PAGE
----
www.whyville.net Jul 12, 2009 Weekly Issue

Times Writer

Under God . . . Or Not

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In recent years the government in the United States has been slowly taking the words "under God" out of the pledge of allegiance. At my school we still say it during the pledge but not in the state pledge, which says "under God" in it also. Sometimes it seems the government wants to have it's cake and eat it too. We paint ourselves out to be a welcoming country for all religions and type of people, but really we cater to the majority.

In order to begin my argument, you should be informed of a few things. By 1702 all thirteen colonies had state-supported religion. Almost all forms of state-supported religion were removed by 1802. The United States was founded under God, after all. The protestants left Europe and went to the Americas to seek religious freedom. This is our history, but is it right to alienate other religions?

Is the United States a Christian Nation? Our nation was founded on Christian principles, but should not exclude other religions. Barrack Obama stated, "One of the great strengths of the United States is, although as I mention we have a very large Christian population, we do not consider ourselves a Christian nation, or a Jewish nation, or a Muslim nation, we consider ourselves a nation of citizens who are bound by ideals and a set of values." I agree with this statement very much. When did society start viewing the United States as a Christian nation? Was it when we started taking land away from the Native Americans? Or when we started shipping people from Africa to the Americas to tend our farms? And then what did we do; we justified our actions by using the Bible as a scapegoat. Really, I didn't think Jesus was into killing people.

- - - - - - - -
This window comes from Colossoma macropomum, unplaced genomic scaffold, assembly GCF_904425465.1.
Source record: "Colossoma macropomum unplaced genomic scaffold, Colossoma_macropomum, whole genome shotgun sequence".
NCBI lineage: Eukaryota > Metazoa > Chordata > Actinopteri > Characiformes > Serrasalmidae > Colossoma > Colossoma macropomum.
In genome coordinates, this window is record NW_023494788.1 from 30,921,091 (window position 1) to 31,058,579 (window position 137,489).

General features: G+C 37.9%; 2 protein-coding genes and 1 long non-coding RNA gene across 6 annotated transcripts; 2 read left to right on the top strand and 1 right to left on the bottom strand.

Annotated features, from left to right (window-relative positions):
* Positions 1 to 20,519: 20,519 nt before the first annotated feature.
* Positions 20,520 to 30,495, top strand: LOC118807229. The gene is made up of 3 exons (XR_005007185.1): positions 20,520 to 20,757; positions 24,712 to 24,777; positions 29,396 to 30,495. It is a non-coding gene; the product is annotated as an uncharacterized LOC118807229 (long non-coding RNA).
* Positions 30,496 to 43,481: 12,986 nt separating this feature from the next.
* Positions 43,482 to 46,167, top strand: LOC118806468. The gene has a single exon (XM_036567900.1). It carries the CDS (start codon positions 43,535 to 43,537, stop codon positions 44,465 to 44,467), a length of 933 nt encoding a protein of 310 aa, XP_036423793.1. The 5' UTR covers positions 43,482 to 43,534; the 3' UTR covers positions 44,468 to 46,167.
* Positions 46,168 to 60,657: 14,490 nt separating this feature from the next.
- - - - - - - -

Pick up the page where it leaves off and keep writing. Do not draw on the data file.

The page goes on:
We do have a democratic process basically making it where the majority rules. But sometimes the majority is mistaken. The majority wants to enslave African Americans? Too bad. The majority wants to enforce a particular religion for all? Too bad. Our constitution was made specifically. The constitution was made to change with the times. But in the case of oppression the correct and just side always wins.

I believe that the words "under God" should be removed from the pledge of allegiance. But only during official government activities. The government should be neutral towards religion. Removing those two words would not be in any way, hostile towards religion. What do you guys believe? Keep the words or get ride of them? Majority rules vs. Minority rights?


Author's Note: Source: http://www.procon.org/


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